Hey here’s a first for me: a good friend of mine convinced me to submit an idea to an anthology. I normally do not submit to “theme” issues or anthologies or any other writing venues in which I am limited to certain subject matter. I don’t write well under that kind of pressure (at least wrt my essay or creative writing).
But–why not? It’s time to expand my writing horizons. As in most of my writing ventures, I begin with, “What the heck, right? Why not?”
One of my writing peers in my MFA program once said in workshop, “I try to read those literary journals but I just can’t get into them. Why would I subscribe to one of them? I mean, I know I want to get published in them, but why would I subscribe?”
Ahem. It was a very honest statement on her part, altogether too revealing of the plight of literary journals. I was horrified to hear what she said, and as an avid reader and subscriber of literary journals I raised my hand to respond. But our professor beat us to the punch.
Our professor went onto say that as writers we really should subscribe to and support literary journals. They do a great service to the writing community–they discover new writers, for one. And how would they survive to do such things without our support? They run on a shoestring budget and should be rewarded for their altruism with plenty of subscriptions (which sadly isn’t true–so many writers who are published in these journals probably don’t subscribe, either).
So as writers, do you subscribe to a literary journal? I urge you to subscribe to at least one. It helps you to keep your pulse on new writing, helps YOU to discover new writers, and gives you access to short stories by some great established writers (I mean, there is just some good reading in these journals!). Also, you would be contributing to a healthy publishing/writing ecosystem (do you REALLY want a future where only Big Publishing Houses exist?).
I also thought I’d list my favorite literary journals, in the vein of Susan’s post on her favorites. If you want to start reading them, maybe this will be a springboard:
- ZYZZYVA. Irreverent and risk-taking work, I think. Editor Howard Junker (who has a blog calledZYZZYVA Speaks) reads every submission. They respond QUICKLY to submissions!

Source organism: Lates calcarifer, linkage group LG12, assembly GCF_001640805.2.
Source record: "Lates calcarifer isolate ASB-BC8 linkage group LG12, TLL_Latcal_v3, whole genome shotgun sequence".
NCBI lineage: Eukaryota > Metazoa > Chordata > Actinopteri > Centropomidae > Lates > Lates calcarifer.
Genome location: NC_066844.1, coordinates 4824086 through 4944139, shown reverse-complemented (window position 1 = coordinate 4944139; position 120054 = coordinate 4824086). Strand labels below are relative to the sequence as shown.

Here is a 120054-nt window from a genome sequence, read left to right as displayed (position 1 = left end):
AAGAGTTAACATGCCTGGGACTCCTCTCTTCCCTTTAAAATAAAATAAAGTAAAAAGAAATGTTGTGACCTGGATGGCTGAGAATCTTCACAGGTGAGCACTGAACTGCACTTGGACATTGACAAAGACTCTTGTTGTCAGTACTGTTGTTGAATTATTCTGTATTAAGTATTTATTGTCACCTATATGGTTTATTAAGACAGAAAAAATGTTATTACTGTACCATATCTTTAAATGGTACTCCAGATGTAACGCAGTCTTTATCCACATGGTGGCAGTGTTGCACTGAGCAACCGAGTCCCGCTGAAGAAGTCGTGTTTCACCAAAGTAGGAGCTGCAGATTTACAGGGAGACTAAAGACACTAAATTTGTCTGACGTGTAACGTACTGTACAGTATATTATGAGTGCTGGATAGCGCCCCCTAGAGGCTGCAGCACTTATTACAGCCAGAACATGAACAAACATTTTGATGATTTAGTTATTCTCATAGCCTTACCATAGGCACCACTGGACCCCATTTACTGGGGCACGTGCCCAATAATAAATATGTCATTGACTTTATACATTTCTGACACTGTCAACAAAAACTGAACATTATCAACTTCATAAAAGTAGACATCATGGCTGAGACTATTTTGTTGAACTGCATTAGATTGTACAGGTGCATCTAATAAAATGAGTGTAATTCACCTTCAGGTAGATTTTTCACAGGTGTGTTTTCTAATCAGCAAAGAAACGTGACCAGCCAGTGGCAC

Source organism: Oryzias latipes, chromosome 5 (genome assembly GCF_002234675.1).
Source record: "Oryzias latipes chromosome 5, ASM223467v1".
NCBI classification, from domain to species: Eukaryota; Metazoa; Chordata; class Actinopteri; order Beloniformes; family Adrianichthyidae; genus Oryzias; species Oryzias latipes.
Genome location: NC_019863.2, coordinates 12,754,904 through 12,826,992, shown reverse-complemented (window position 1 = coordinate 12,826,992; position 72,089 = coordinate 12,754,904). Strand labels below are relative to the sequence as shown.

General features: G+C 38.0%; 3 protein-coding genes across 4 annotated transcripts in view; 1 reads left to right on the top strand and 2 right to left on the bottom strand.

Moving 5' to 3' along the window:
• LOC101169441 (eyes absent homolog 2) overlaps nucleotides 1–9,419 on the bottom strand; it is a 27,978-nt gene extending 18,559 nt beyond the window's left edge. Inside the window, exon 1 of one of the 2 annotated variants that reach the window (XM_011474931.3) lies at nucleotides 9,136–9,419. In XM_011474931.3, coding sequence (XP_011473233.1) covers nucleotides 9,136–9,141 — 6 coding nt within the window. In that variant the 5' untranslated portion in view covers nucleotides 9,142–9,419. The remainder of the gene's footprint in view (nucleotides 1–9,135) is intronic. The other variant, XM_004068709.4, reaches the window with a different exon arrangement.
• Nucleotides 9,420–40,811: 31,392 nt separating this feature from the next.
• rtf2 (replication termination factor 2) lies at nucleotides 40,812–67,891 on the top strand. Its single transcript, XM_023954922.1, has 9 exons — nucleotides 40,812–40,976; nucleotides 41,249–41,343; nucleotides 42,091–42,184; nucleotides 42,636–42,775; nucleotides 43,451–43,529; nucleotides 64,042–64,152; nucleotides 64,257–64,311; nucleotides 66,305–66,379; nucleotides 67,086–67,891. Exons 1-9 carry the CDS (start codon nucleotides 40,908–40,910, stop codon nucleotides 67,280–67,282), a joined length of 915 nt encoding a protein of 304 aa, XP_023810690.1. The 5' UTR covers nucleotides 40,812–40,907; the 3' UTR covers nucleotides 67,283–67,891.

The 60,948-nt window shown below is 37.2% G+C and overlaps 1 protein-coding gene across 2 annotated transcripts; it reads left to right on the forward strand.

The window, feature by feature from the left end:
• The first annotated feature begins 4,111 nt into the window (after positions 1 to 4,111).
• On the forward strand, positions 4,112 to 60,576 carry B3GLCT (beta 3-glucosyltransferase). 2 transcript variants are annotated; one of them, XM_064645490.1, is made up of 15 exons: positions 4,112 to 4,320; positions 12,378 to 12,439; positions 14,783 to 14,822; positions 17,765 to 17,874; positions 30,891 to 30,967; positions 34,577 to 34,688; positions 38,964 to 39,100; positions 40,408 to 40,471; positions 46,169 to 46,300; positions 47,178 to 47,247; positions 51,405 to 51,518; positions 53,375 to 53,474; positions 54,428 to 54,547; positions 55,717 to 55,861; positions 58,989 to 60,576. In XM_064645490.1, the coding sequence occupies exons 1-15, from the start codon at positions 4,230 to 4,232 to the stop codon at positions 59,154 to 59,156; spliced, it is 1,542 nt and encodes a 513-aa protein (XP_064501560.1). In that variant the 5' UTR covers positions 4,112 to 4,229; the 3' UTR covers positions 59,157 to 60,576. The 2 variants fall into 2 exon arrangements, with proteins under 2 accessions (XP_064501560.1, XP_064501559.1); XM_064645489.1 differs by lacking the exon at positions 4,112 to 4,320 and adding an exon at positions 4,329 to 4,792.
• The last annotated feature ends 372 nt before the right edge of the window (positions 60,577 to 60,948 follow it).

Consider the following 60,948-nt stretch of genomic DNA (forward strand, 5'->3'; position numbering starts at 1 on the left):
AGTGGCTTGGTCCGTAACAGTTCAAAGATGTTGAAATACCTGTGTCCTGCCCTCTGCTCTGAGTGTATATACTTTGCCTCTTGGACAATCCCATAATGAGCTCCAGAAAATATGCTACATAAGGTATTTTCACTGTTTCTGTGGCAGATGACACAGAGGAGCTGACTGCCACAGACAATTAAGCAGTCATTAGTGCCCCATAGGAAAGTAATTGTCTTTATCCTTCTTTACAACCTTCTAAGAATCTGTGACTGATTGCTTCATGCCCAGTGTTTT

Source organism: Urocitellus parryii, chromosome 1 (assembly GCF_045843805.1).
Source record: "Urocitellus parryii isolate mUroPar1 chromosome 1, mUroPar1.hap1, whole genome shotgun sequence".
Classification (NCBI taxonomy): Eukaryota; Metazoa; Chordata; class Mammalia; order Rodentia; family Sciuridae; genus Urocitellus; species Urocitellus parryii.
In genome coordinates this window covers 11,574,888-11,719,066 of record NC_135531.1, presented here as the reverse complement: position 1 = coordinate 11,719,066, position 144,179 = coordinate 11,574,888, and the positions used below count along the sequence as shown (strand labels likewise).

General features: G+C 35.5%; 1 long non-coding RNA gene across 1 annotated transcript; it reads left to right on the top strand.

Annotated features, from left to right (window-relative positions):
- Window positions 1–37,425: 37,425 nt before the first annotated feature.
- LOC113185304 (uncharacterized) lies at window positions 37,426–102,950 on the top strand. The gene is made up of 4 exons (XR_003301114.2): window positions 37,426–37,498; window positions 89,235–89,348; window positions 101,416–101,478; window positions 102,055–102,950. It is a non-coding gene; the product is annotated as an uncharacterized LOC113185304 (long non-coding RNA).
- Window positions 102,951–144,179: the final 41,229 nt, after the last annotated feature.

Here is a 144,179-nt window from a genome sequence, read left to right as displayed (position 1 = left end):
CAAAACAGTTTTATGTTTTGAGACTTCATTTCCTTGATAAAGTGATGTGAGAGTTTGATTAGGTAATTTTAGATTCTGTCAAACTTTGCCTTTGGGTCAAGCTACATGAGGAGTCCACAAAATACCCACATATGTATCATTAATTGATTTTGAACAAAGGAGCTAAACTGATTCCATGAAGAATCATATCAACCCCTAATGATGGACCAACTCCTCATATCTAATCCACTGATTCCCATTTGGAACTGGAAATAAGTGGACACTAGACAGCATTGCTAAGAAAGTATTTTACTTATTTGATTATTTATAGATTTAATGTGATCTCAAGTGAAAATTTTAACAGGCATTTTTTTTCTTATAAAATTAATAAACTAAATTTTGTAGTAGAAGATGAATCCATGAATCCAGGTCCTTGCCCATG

- A Public Space. Former editor of the Paris Review, Bridgid Hughes’ new magazine. The first issue was sparkling and great. The second issue is now out and pretty interesting too (though it’s clear she put more energy and starpower into the first). They take online submissions!
- AGNI. Boston University’s literary mag.
- Tin House
- Zoetrope: All-Story. I hear their editor is wonderful and attentive.
- The Paris Review. The Grandaddy of them all.
- One Story. You get one story every three weeks, a wholly different model than the other literary journals. I kind of like this model. The magazine itself is very threadbare and looks like a high school student produced it on her own, but the stories are good. They accept online submissions.
Anyone else got recommendations? I would also recommend Glimmertrain, even though I don’t subscribe to them. I rather like the little author profiles at the back (pictures for each author with anecdotes. Kinda cool). I also used to subscribe to the Bellevue Literary Review, but I can only read so much of medical literature (my own limitations, not the magazine’s). I also got the vibe that a lot of the pieces are written BY doctors, and wanted more diversity.
Filed under Reading, Writing
my fifteen pound male dog who has shown no previous semblance of desire now masturbates incessantly. it’s like he woke up and said “i want to get off!”
he rolls over on his back and tries to pull my hand towards his “lipstick.” he sidles over my foot and humps my foot. i’m trying to get away from him. his little face looks so sad and rejected. but i am not into bestiality and even though my little dog “loves” me i must refuse.